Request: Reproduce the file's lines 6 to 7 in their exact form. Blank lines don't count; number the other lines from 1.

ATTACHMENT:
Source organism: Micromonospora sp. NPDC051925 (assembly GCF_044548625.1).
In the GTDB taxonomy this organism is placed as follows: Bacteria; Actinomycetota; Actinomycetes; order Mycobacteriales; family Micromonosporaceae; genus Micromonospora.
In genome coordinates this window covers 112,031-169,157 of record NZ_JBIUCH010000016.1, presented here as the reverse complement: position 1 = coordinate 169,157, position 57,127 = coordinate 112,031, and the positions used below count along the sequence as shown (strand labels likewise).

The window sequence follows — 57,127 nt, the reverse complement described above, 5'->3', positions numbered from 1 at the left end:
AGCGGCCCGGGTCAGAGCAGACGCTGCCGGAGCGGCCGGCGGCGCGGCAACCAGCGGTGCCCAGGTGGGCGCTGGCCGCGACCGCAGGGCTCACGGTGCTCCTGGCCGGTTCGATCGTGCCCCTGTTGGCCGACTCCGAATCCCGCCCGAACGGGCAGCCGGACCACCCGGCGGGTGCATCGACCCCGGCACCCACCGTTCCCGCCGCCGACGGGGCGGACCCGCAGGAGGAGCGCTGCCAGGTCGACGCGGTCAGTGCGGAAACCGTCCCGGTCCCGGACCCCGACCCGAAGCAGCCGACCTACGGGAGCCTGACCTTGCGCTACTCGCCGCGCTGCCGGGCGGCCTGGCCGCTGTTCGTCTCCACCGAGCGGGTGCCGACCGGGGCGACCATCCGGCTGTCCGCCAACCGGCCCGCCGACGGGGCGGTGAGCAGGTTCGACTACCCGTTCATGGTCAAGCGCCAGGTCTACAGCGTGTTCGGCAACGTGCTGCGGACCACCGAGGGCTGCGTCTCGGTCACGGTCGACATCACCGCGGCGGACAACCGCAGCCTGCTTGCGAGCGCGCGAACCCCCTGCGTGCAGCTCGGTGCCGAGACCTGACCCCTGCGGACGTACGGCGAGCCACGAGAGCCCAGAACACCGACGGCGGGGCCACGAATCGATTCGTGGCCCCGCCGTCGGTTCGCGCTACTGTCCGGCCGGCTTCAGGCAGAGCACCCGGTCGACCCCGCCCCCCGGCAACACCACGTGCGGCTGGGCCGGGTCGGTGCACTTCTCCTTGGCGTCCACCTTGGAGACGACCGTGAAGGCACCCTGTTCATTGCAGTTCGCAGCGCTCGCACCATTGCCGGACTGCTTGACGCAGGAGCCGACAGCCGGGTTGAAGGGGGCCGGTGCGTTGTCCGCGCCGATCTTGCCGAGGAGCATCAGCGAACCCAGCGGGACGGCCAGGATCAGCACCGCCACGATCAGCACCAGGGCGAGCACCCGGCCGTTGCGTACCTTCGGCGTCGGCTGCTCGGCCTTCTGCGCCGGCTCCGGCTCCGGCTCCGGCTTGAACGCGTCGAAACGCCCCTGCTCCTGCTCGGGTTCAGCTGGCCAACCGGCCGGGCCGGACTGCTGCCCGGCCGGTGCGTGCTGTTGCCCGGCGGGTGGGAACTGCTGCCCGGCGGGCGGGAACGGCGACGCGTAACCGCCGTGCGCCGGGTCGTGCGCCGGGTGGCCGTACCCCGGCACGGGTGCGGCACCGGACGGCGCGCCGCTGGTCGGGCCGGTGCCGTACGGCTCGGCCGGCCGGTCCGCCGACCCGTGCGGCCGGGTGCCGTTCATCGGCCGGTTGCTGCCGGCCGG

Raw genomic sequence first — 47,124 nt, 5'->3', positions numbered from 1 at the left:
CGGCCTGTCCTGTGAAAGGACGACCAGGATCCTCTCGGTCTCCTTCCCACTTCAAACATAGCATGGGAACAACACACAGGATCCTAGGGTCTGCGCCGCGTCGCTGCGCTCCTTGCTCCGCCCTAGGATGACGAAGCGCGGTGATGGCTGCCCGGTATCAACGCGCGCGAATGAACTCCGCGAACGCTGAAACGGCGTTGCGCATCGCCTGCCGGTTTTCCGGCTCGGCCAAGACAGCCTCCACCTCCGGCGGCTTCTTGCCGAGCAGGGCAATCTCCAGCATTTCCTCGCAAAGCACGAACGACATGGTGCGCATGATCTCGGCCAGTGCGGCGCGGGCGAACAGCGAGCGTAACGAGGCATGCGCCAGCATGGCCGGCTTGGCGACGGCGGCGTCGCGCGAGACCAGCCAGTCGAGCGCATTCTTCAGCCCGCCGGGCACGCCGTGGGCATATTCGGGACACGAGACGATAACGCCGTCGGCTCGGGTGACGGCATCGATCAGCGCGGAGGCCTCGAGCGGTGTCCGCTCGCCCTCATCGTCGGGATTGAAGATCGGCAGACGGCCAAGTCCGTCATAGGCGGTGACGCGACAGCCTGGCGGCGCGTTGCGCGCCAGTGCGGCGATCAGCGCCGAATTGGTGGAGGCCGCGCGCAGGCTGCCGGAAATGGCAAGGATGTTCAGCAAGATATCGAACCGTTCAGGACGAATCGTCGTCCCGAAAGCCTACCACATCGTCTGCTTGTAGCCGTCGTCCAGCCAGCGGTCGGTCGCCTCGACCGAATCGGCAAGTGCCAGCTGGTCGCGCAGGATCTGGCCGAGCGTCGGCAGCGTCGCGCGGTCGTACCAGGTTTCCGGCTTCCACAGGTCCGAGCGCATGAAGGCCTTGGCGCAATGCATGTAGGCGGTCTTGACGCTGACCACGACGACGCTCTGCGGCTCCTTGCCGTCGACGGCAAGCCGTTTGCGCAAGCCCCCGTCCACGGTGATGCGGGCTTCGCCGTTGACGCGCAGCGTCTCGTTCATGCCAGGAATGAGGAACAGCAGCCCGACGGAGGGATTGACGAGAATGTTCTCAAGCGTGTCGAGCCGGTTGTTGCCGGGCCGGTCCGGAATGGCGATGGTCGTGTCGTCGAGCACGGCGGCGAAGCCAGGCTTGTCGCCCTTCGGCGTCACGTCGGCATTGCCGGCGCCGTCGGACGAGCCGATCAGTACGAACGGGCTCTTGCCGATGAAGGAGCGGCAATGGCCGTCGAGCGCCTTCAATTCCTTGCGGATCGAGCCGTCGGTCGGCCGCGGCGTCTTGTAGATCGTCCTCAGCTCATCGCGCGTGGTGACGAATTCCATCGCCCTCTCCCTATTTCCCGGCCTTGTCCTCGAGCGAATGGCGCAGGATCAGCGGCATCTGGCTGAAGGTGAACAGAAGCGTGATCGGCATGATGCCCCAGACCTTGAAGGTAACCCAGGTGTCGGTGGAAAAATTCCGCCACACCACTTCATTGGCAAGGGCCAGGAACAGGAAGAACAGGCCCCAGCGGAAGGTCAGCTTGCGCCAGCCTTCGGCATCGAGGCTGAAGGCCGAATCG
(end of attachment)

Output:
Raw genomic sequence first — 47,124 nt, 5'->3', positions numbered from 1 at the left:
CGGCCTGTCCTGTGAAAGGACGACCAGGATCCTCTCGGTCTCCTTCCCACTTCAAACATAGCATGGGAACAACACACAGGATCCTAGGGTCTGCGCCGCGTCGCTGCGCTCCTTGCTCCGCCCTAGGATGACGAAGCGCGGTGATGGCTGCCCGGTATCAACGCGCGCGAATGAACTCCGCGAACGCTGAAACGGCGTTGCGCATCGCCTGCCGGTTTTCCGGCTCGGCCAAGACAGCCTCCACCTCCGGCGGCTTCTTGCCGAGCAGGGCAATCTCCAGCATTTCCTCGCAAAGCACGAACGACATGGTGCGCATGATCTCGGCCAGTGCGGCGCGGGCGAACAGCGAGCGTAACGAGGCATGCGCCAGCATGGCCGGCTTGGCGACGGCGGCGTCGCGCGAGACCAGCCAGTCGAGCGCATTCTTCAGCCCGCCGGGCACGCCGTGGGCATATTCGGGACACGAGACGATAACGCCGTCGGCTCGGGTGACGGCATCGATCAGCGCGGAGGCCTCGAGCGGTGTCCGCTCGCCCTCATCGTCGGGATTGAAGATCGGCAGACGGCCAAGTCCGTCATAGGCGGTGACGCGACAGCCTGGCGGCGCGTTGCGCGCCAGTGCGGCGATCAGCGCCGAATTGGTGGAGGCCGCGCGCAGGCTGCCGGAAATGGCAAGGATGTTCAGCAAGATATCGAACCGTTCAGGACGAATCGTCGTCCCGAAAGCCTACCACATCGTCTGCTTGTAGCCGTCGTCCAGCCAGCGGTCGGTCGCCTCGACCGAATCGGCAAGTGCCAGCTGGTCGCGCAGGATCTGGCCGAGCGTCGGCAGCGTCGCGCGGTCGTACCAGGTTTCCGGCTTCCACAGGTCCGAGCGCATGAAGGCCTTGGCGCAATGCATGTAGGCGGTCTTGACGCTGACCACGACGACGCTCTGCGGCTCCTTGCCGTCGACGGCAAGCCGTTTGCGCAAGCCCCCGTCCACGGTGATGCGGGCTTCGCCGTTGACGCGCAGCGTCTCGTTCATGCCAGGAATGAGGAACAGCAGCCCGACGGAGGGATTGACGAGAATGTTCTCAAGCGTGTCGAGCCGGTTGTTGCCGGGCCGGTCCGGAATGGCGATGGTCGTGTCGTCGAGCACGGCGGCGAAGCCAGGCTTGTCGCCCTTCGGCGTCACGTCGGCATTGCCGGCGCCGTCGGACGAGCCGATCAGTACGAACGGGCTCTTGCCGATGAAGGAGCGGCAATGGCCGTCGAGCGCCTTCAATTCCTTGCGGATCGAGCCGTCGGTCGGCCGCGGCGTCTTGTAGATCGTCCTCAGCTCATCGCGCGTGGTGACGAATTCCATCGCCCTCTCCCTATTTCCCGGCCTTGTCCTCGAGCGAATGGCGCAGGATCAGCGGCATCTGGCTGAAGGTGAACAGAAGCGTGATCGGCATGATGCCCCAGACCTTGAAGGTAACCCAGGTGTCGGTGGAAAAATTCCGCCACACCACTTCATTGGCAAGGGCCAGGAACAGGAAGAACAGGCCCCAGCGGAAGGTCAGCTTGCGCCAGCCTTCGGCATCGAGGCTGAAGGCCGAATCG